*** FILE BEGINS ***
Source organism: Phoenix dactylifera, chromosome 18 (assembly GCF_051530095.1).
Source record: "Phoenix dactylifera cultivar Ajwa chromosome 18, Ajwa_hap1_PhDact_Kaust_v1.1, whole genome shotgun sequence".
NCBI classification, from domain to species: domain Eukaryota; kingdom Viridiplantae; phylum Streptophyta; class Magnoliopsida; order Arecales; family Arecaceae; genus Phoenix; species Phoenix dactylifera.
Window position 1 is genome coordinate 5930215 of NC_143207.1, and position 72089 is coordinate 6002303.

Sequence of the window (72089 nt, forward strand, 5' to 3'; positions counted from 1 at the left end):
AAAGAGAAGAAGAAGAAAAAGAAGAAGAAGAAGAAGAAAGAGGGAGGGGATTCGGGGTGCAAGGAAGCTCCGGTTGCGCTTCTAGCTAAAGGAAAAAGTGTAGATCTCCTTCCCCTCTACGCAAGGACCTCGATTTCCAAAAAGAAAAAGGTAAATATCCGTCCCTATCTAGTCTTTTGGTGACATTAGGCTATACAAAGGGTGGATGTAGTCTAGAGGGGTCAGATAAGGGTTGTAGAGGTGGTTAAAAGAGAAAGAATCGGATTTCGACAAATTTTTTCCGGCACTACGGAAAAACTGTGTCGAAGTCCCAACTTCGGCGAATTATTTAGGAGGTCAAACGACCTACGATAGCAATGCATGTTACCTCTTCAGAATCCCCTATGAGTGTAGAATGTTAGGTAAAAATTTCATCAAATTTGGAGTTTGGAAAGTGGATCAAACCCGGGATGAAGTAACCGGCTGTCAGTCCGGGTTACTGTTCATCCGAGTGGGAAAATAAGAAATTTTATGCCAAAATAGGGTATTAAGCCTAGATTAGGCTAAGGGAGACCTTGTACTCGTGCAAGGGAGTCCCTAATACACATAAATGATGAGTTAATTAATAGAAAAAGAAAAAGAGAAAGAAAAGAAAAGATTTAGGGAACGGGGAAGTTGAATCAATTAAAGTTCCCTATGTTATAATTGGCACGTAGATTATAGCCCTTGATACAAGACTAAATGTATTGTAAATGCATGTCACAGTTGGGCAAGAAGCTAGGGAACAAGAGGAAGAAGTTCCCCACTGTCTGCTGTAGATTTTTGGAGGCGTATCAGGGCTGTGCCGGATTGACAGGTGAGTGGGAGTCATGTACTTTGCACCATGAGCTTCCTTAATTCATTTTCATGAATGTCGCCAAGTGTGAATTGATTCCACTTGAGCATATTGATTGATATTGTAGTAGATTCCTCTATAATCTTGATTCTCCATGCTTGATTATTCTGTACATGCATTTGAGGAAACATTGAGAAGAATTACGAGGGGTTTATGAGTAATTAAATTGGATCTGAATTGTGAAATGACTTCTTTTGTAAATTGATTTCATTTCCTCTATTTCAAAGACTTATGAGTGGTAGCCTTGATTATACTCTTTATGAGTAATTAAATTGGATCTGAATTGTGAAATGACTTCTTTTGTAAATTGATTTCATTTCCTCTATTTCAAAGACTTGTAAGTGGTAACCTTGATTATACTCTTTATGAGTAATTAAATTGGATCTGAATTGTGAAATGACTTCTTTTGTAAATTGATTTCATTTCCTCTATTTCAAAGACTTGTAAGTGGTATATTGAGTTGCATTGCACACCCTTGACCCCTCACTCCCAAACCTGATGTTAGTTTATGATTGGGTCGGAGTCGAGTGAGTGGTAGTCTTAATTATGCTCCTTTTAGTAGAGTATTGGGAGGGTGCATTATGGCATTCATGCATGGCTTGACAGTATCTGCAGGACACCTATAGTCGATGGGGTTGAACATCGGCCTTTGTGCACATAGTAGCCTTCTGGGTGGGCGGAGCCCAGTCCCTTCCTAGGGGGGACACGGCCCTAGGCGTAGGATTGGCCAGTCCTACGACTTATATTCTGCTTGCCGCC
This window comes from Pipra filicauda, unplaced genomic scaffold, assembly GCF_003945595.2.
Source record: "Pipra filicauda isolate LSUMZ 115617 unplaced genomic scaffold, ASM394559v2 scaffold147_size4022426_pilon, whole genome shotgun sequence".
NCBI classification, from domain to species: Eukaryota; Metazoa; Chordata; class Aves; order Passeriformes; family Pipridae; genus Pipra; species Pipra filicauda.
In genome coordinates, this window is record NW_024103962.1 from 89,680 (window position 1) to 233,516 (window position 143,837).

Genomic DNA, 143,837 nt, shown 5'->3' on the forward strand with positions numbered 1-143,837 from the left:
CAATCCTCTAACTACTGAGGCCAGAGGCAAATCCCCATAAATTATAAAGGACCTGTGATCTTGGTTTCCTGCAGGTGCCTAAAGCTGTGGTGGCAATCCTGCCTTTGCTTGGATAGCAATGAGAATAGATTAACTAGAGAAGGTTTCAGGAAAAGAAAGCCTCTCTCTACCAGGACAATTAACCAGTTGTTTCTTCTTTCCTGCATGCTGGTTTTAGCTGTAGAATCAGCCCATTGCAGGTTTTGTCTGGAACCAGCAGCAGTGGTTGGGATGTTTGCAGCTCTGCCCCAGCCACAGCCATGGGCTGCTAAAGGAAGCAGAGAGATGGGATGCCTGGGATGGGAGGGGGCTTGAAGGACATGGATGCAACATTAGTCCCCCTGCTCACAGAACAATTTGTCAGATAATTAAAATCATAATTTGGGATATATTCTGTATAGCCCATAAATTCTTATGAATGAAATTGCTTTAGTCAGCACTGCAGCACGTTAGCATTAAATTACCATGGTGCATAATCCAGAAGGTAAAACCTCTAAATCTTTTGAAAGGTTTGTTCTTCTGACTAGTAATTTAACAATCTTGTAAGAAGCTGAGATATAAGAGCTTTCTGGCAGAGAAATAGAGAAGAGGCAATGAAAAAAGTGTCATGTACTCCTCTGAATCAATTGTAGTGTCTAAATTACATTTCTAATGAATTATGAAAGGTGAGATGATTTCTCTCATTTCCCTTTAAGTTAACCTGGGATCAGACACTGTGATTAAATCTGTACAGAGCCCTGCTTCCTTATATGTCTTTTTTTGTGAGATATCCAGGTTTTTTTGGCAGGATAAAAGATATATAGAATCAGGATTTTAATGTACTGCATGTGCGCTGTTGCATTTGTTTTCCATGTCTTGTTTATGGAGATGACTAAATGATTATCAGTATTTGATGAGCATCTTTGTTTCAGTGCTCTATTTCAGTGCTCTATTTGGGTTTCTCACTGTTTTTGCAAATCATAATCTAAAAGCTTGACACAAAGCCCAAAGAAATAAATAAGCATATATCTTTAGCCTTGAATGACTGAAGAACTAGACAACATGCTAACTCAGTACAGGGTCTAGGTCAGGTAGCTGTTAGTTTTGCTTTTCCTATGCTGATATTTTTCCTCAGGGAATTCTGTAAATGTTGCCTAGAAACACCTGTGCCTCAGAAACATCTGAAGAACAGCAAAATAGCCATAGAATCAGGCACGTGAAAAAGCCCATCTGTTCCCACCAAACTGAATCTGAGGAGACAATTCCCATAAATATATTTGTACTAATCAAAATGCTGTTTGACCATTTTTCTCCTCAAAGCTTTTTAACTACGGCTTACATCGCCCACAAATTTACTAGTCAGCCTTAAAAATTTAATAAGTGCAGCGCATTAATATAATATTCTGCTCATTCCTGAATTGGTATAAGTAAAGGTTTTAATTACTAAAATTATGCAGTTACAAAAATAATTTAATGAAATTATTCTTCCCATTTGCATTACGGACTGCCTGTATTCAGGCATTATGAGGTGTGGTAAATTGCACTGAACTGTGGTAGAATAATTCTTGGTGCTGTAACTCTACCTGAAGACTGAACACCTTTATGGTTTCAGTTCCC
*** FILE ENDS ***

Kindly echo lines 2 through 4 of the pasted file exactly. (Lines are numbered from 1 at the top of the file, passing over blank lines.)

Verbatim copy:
Source record: "Phoenix dactylifera cultivar Ajwa chromosome 18, Ajwa_hap1_PhDact_Kaust_v1.1, whole genome shotgun sequence".
NCBI classification, from domain to species: domain Eukaryota; kingdom Viridiplantae; phylum Streptophyta; class Magnoliopsida; order Arecales; family Arecaceae; genus Phoenix; species Phoenix dactylifera.
Window position 1 is genome coordinate 5930215 of NC_143207.1, and position 72089 is coordinate 6002303.